A.I. and Bots

A.I., bot, or digital assistant. No matter what you call it, all tech giants are now developing, improving, or promoting their own applications capable of answering your questions, scheduling your meetings, or playing your favorite playlist.

We’ve all asked Siri a question or seen how Alexa responds to commands in commercials, but what are the business uses for these and other applications like them?

Businesses are already using bots to take food and e-commerce orders and to provide basic customer service. Other bots are automating parts of the sales and hiring process or allocating resources to projects. As this technology continues to advance, so will the use cases for the bots.

One of the biggest limitations of digital assistants in their current form is that they interpret the request and outsource task execution to a connected agent or bot. While this opens the assistant up to be more nimble and complete more tasks, it also increases the likelihood that the assistant will outsource the task to the wrong connected application or be unable to complete a request if multiple applications are required to execute the task. Developers are now working to help the assistants better understand language so they can more accurately outsource to the correct connected application.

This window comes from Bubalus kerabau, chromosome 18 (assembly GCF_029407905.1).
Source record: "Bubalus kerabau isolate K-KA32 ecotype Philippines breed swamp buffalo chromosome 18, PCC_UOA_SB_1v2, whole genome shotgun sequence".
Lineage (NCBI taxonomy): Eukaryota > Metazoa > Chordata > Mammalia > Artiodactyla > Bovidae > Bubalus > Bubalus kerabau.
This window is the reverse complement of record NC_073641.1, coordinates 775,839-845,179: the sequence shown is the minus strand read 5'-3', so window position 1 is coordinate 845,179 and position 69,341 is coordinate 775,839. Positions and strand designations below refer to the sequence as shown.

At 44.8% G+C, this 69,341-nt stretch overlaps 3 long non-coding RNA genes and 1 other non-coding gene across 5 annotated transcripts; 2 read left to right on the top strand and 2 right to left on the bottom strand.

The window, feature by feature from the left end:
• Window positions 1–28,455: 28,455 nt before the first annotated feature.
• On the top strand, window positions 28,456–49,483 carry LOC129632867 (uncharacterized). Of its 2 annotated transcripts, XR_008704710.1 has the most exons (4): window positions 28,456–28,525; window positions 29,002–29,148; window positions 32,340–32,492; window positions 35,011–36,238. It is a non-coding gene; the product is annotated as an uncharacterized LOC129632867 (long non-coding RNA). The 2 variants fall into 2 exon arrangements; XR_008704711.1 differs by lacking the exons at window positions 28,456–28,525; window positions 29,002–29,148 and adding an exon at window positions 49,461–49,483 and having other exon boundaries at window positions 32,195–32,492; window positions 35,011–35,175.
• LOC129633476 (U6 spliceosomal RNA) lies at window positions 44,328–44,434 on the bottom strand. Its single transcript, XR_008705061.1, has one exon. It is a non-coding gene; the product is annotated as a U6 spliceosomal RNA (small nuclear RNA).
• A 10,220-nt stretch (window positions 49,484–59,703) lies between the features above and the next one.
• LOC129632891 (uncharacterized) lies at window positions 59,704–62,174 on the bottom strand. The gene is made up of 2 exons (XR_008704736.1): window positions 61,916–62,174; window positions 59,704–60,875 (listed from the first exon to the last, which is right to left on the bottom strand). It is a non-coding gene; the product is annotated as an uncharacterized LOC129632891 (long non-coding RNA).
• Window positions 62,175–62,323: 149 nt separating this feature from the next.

Whether you’re afraid of AI taking over the world or excited to have your digital assistant reliably schedule a meeting for you, these applications are becoming one of the pieces of technology receiving the most development attention.